In the 1750s, neither the state of Tennessee nor the United States of America existed yet. The area now known as Monroe County was at the far reaches of the British empire, and the colony whose influence was strongest in this area was South Carolina.
South Carolina’s colonial government built a fort here called Fort Loudoun, and the story of this fort and its inhabitants is a tragic one. The structure now located at the Fort Loudoun State Historic Park is a copy of that fort.
Fort Loudoun was built because Britain was at war with France, and the colonies were a part of this struggle (the French and Indian War). The fort, in the heart of Cherokee territory, was meant to ensure that Cherokee warriors fought against the French rather than against the British.
Cherokee chiefs were receptive to the idea of the fort because they thought it would give them access to European-made goods for which they could trade. In fact, when soldiers arrived in 1756 and began building the fort, they traded guns, powder, tools, iron cookware, clothes and other things to ensure friendly relations.
For a couple of years, things went well between the colonial soldiers and the neighboring Cherokee. Soldiers built the fort — a large, enclosed wooden fence that protected a big parade ground, barracks, a blacksmith shop and various storehouses.
Trade between the colonial soldiers and the Cherokee occurred almost daily. A few Cherokee war parties left and fought skirmishes against the French, just as the British hoped they would. Some of the soldiers’ wives came to live at the fort, and a few of them even had children. These are believed to be the first English children born west of the Appalachian Mountains.
But in 1758 and 1759 relations broke down between the colonists and the Cherokee. When the general in charge of British forces in America ordered his men to stop trading arms and gunpowder with the Cherokee, the Cherokee people near Fort Loudoun responded by refusing to trade food with the soldiers.
There were numerous acts of violence between Cherokee and colonials in Virginia and South Carolina, often started by misunderstandings and driven by the desire to retaliate for other events. Soon Fort Loudoun was surrounded by hostile Cherokee warriors.
The British government sent soldiers to relieve Fort Loudoun, but that small force never made it through the mountains. For much of 1760 the people inside the fort held out on the verge of starvation. Finally, in August, Captain Paul Demere of the British army surrendered the fort. The 230 people men, women and children were told that they would be allowed safe passage east across the mountains if they laid down their arms and turned over the fort’s 12 cannons.
However, that’s not what happened. On August 9, the British garrison spent the night about 15 miles east of Fort Loudoun, next to a small body of water called Cane Creek. The next morning Cherokee warriors attacked and killed about 30 people, including Captain Demere. The rest of the soldiers and other people who had lived at Fort Loudoun were taken prisoner. Some died during the next few months, some were later exchanged back to the colonists, and some chose to live out the rest of their lives with the Cherokee.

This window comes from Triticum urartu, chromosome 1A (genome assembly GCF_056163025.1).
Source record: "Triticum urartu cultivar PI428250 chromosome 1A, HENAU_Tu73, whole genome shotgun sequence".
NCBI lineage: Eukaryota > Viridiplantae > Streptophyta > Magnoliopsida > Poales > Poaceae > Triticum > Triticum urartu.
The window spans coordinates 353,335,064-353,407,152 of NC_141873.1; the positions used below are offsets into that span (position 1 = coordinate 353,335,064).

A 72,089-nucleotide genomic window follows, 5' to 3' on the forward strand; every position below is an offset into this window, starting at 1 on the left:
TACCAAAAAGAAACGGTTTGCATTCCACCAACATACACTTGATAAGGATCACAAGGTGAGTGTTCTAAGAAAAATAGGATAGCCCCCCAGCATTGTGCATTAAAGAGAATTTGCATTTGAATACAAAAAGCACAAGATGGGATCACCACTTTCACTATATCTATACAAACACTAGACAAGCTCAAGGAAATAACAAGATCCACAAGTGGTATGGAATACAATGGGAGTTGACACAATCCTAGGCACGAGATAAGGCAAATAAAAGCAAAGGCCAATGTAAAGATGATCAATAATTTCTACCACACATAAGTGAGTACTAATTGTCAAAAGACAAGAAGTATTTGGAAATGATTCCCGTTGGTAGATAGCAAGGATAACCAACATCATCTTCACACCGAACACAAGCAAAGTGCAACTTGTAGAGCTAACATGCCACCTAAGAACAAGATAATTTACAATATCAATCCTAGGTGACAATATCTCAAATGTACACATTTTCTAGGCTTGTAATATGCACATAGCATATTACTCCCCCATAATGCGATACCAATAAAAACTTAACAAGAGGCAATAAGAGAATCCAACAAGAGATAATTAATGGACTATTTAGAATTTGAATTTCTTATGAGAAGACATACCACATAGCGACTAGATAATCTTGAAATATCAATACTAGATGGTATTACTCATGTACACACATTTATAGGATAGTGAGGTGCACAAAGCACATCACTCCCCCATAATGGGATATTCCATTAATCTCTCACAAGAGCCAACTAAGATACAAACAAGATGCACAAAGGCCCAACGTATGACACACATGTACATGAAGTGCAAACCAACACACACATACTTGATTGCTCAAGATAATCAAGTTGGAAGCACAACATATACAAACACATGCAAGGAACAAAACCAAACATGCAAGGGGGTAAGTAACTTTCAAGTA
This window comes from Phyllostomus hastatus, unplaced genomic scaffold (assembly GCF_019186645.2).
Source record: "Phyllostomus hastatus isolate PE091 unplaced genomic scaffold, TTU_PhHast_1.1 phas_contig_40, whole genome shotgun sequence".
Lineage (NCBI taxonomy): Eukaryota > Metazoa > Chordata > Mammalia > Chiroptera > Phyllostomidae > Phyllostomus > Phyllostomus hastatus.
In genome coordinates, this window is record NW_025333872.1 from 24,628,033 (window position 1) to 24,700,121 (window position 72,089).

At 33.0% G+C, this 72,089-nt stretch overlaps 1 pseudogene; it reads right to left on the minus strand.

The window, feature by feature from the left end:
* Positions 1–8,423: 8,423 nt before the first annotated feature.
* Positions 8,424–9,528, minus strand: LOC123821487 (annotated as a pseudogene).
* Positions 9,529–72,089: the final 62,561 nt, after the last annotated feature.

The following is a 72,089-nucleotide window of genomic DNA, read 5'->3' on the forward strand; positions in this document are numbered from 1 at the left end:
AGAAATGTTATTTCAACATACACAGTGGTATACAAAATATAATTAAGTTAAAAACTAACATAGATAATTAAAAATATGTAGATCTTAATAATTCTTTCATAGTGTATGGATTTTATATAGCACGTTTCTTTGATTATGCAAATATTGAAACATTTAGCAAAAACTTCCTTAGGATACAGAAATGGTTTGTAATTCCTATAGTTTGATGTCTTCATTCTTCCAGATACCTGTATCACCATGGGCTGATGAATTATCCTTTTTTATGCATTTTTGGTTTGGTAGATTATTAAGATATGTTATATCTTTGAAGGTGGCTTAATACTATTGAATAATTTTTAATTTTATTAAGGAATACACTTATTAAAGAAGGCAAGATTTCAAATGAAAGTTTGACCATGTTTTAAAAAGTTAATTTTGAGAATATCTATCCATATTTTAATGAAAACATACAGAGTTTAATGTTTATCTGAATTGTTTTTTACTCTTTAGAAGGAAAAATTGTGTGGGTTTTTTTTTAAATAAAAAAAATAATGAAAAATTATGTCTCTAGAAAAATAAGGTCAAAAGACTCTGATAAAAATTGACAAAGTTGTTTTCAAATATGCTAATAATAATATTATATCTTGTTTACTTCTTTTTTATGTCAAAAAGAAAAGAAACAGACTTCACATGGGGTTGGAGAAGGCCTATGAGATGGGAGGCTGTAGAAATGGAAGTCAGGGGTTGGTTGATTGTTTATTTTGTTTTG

(History books refer to this attack on the English soldiers as the Cane Creek Massacre. The Cherokee, however, believed this attack to be justified revenge for the execution of Cherokee hostages at Fort Prince George, another colonial fort located in present-day western South Carolina.)
So what happened after 1760?
For nearly two centuries, the charred remains of Fort Loudoun were neglected, although some maps showed the previous location of the fort. Starting in the 1930s, there were several initiatives to research the fort, and eventually the site was cleared and a replica was built.
In the 1970s, the Tennessee Valley Authority’s plan to create Tellico Lake threatened to flood the fort site under several feet of water. Instead, the replica was torn down, the Fort Loudoun site elevated 20 feet, and a new replica built that was based on extensive archaeological work.
Today, the fort looks as close to the original as possible. But the view from the fort is nothing like it would have been when the fort was being used in the 1750s. Once flanked by Cherokee villages and a small river, the fort is now beside a lake.
When you visit Fort Loudoun State Park, start with the visitor’s center. Inside you will find all sorts of exhibits that demonstrate what life would have been like in a British fort 250 years ago: Things like weapons and tools; cutlery and bottles; clothing and furniture.
We also recommend that you watch the video called Ft. Loudoun: Forsaken by Man.
The visitor’s center also contains displays that tell you some things about the Cherokee villages once located near here. One of those villages, Tuskegee, produced a blacksmith named Sequoyah, famous for producing the Cherokee alphabet. Another, Tanasi, is the village for which the Tennessee River, and the state of Tennessee, are named.
As we move out to the fort, we want to make a point about visiting Fort Loudoun: The best time to do so — by far — is when a living history event is occurring and re-enactors are in full dress at the park. These events take place about half a dozen times a year, and the schedule of them can be found by clicking here.